There are other problems of social discrimination which have been ignored by the trade unions. One of the more shocking incidents is that of SC workers in the textile mills in Mumbai being prevented from working in some sections in the mills because of the belief of the so-called upper-caste workers that they would pollute the thread, and hence no other worker would be willing to touch the cloth later.

This happened in an industry with a high level of unionisation and militancy in trade union action. None of these unions thought it necessary to educate the workers on the evils of this issue. It is because of this indifference of trade unions to issues relating to caste and tribal affinities that often these sections form their separate associations and distance themselves from the trade unions.

For example, a study of coal mine workers in the Jharia-Ranigunj belt noted that the tribal workers (Santhals) did not join the existing trade unions and instead formed ‘kalyan mandals’ through which they pressed forth their demands (Bannerji 1978).


The working class is thus divided on caste lines due to these actions. But the point is that such associations are formed because the trade unions are not interested in taking up issues affecting these sections of the working class and hence they are forced to form their own alliances to protect their interests.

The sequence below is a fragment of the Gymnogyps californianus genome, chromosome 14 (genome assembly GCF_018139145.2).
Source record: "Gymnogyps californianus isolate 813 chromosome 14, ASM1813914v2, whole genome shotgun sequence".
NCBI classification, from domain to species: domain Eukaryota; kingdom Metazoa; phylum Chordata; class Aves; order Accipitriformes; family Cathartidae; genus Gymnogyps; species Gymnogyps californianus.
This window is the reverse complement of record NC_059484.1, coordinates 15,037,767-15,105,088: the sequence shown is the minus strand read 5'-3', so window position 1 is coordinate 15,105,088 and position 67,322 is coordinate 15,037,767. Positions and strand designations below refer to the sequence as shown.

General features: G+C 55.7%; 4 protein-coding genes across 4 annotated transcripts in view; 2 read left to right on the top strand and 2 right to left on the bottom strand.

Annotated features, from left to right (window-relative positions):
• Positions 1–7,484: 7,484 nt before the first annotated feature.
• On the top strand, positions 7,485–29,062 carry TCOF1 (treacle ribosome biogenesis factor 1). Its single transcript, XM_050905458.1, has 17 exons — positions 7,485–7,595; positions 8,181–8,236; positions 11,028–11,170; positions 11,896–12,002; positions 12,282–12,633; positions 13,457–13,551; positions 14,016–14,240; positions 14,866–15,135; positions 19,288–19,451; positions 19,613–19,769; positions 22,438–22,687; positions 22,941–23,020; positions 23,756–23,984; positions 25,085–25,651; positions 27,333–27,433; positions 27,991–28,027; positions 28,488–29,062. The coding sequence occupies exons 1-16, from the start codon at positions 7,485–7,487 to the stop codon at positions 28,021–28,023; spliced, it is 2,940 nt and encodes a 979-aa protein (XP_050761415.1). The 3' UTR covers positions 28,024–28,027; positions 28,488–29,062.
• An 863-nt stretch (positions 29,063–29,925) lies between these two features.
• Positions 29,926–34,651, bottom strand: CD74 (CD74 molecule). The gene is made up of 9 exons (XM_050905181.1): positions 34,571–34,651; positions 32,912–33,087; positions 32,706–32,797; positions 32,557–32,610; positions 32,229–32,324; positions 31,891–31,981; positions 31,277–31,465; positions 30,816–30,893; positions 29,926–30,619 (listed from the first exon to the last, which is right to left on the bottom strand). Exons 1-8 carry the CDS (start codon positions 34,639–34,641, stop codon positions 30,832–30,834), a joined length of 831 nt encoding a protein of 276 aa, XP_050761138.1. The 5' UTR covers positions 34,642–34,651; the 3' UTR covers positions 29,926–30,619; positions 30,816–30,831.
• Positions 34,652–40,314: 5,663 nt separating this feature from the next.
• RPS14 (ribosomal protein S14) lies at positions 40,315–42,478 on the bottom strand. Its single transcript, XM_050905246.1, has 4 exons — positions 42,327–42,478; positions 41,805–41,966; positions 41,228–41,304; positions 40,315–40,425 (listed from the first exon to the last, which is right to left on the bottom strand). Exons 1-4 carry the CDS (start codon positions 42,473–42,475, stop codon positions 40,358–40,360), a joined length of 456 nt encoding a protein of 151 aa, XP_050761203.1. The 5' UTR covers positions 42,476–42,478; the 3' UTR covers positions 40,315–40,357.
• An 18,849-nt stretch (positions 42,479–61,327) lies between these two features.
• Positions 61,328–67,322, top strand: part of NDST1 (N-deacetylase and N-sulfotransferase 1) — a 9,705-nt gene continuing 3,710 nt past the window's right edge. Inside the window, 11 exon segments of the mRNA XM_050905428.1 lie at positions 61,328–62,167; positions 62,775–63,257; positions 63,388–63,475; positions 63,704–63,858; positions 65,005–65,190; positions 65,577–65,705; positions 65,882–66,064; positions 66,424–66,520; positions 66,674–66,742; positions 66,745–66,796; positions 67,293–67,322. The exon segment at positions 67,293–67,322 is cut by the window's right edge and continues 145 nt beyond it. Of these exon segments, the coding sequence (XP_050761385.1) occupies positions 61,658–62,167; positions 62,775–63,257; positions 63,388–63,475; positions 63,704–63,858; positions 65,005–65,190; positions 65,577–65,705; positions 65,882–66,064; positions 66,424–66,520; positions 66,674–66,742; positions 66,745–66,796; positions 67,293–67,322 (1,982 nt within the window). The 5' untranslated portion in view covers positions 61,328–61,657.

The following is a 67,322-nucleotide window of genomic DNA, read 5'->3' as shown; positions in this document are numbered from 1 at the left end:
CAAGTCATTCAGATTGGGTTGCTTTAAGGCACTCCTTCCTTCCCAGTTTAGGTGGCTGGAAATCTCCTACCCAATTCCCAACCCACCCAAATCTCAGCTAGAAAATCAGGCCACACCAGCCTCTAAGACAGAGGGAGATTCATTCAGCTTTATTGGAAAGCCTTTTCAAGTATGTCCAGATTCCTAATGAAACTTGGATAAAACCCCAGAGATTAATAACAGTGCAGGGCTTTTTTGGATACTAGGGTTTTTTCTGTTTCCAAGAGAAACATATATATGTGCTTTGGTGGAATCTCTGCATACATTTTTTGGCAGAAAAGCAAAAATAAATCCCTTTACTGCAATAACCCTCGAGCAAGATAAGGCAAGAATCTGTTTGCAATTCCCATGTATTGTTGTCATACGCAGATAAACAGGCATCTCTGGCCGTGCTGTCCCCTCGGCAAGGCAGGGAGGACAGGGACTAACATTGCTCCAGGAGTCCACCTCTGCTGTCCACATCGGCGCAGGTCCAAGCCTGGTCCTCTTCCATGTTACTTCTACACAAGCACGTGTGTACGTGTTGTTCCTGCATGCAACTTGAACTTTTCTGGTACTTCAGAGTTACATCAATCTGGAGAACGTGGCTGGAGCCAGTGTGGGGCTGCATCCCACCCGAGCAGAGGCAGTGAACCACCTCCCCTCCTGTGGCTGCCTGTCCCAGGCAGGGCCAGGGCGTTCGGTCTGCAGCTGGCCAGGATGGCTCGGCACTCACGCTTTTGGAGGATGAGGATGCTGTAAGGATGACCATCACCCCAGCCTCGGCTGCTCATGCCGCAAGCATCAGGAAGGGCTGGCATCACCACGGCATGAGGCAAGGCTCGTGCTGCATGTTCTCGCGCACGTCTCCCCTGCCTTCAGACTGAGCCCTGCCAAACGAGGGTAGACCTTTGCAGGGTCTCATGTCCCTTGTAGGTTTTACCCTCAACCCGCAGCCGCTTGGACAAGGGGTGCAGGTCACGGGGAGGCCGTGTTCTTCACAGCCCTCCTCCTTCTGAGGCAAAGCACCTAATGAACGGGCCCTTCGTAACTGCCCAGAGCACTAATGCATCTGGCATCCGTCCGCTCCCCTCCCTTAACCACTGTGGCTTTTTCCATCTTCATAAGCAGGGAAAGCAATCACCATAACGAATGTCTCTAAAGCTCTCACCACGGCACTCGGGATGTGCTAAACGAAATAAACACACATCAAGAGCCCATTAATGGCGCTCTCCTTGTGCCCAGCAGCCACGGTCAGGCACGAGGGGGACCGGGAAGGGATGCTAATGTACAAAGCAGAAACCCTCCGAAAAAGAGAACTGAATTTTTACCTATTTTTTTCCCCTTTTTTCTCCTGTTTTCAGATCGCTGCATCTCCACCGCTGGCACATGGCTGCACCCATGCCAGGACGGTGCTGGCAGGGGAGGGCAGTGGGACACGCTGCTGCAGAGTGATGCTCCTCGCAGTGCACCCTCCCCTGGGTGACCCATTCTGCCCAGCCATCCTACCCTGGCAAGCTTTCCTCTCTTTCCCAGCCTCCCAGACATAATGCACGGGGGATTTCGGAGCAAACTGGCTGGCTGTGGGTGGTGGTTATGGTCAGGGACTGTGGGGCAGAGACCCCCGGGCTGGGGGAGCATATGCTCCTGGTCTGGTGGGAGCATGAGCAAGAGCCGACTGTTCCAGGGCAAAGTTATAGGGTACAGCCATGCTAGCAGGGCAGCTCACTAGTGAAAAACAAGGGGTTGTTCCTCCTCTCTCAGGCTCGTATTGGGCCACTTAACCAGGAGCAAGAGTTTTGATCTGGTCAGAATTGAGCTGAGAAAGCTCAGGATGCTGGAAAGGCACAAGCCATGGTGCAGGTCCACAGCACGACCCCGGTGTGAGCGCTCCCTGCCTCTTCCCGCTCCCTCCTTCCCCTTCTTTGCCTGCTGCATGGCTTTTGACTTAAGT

Caste and gender differences have always existed among the workers but significantly none of the national trade union federations have thought it necessary to give due importance to these problems or even educate the tradition-bound workers on these issues. The present situation is even more complex.

The divide between workers in the organised and unorganised sectors is not only based on the degree of protection or the wage levels, but also on the basis of caste and gender. Women workers are largely engaged in the unorganised sector. The 1991 Census showed that only 4.2 per cent of the female workers were in the organised sector while 10.2 per cent of the male workers were in this sector.

The proportions of male and female workers in the two sectors were one female worker for every six male workers in the organised sector, and one female worker for every two plus male workers in the unorganised sector. Moreover, upper castes dominated jobs in the organised sector, while workers belonging to SCs and STs were mostly engaged in the unorganised sector.

Hence, there is every possibility of this divide being exploited by caste-based organisations to create caste animosity. If this happens the tendency would then be to blame these organisations for creating casteism whereas the seeds had been sown by the caste bias which had marginalised the so-called lower castes leaving them in a vulnerable position.